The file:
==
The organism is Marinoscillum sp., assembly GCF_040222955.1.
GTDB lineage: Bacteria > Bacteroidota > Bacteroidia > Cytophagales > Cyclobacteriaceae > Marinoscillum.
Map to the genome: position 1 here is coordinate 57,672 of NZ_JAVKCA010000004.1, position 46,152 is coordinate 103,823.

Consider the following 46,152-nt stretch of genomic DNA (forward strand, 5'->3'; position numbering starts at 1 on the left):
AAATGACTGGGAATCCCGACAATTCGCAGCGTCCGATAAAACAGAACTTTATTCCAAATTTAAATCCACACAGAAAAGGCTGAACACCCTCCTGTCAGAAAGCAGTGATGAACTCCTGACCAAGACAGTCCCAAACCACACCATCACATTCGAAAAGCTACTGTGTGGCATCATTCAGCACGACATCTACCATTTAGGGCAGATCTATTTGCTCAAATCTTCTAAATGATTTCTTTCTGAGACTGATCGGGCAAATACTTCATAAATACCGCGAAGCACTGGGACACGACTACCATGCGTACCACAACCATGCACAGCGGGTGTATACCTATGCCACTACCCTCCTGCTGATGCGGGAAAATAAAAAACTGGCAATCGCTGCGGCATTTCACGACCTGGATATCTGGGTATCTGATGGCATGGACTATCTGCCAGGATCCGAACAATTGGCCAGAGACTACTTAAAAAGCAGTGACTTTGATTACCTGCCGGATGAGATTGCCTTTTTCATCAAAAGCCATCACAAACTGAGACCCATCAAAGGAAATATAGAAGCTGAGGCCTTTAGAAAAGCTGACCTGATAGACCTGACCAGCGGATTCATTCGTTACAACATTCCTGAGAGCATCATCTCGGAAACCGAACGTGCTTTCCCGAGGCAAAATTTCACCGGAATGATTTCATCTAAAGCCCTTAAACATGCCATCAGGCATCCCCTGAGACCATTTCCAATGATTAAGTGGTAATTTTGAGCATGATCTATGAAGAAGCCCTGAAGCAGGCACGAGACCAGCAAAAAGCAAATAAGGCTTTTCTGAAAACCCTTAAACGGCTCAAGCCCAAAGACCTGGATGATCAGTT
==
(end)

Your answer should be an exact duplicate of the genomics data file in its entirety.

The organism is Marinoscillum sp., assembly GCF_040222955.1.
GTDB lineage: Bacteria > Bacteroidota > Bacteroidia > Cytophagales > Cyclobacteriaceae > Marinoscillum.
Map to the genome: position 1 here is coordinate 57,672 of NZ_JAVKCA010000004.1, position 46,152 is coordinate 103,823.

Consider the following 46,152-nt stretch of genomic DNA (forward strand, 5'->3'; position numbering starts at 1 on the left):
AAATGACTGGGAATCCCGACAATTCGCAGCGTCCGATAAAACAGAACTTTATTCCAAATTTAAATCCACACAGAAAAGGCTGAACACCCTCCTGTCAGAAAGCAGTGATGAACTCCTGACCAAGACAGTCCCAAACCACACCATCACATTCGAAAAGCTACTGTGTGGCATCATTCAGCACGACATCTACCATTTAGGGCAGATCTATTTGCTCAAATCTTCTAAATGATTTCTTTCTGAGACTGATCGGGCAAATACTTCATAAATACCGCGAAGCACTGGGACACGACTACCATGCGTACCACAACCATGCACAGCGGGTGTATACCTATGCCACTACCCTCCTGCTGATGCGGGAAAATAAAAAACTGGCAATCGCTGCGGCATTTCACGACCTGGATATCTGGGTATCTGATGGCATGGACTATCTGCCAGGATCCGAACAATTGGCCAGAGACTACTTAAAAAGCAGTGACTTTGATTACCTGCCGGATGAGATTGCCTTTTTCATCAAAAGCCATCACAAACTGAGACCCATCAAAGGAAATATAGAAGCTGAGGCCTTTAGAAAAGCTGACCTGATAGACCTGACCAGCGGATTCATTCGTTACAACATTCCTGAGAGCATCATCTCGGAAACCGAACGTGCTTTCCCGAGGCAAAATTTCACCGGAATGATTTCATCTAAAGCCCTTAAACATGCCATCAGGCATCCCCTGAGACCATTTCCAATGATTAAGTGGTAATTTTGAGCATGATCTATGAAGAAGCCCTGAAGCAGGCACGAGACCAGCAAAAAGCAAATAAGGCTTTTCTGAAAACCCTTAAACGGCTCAAGCCCAAAGACCTGGATGATCAGTT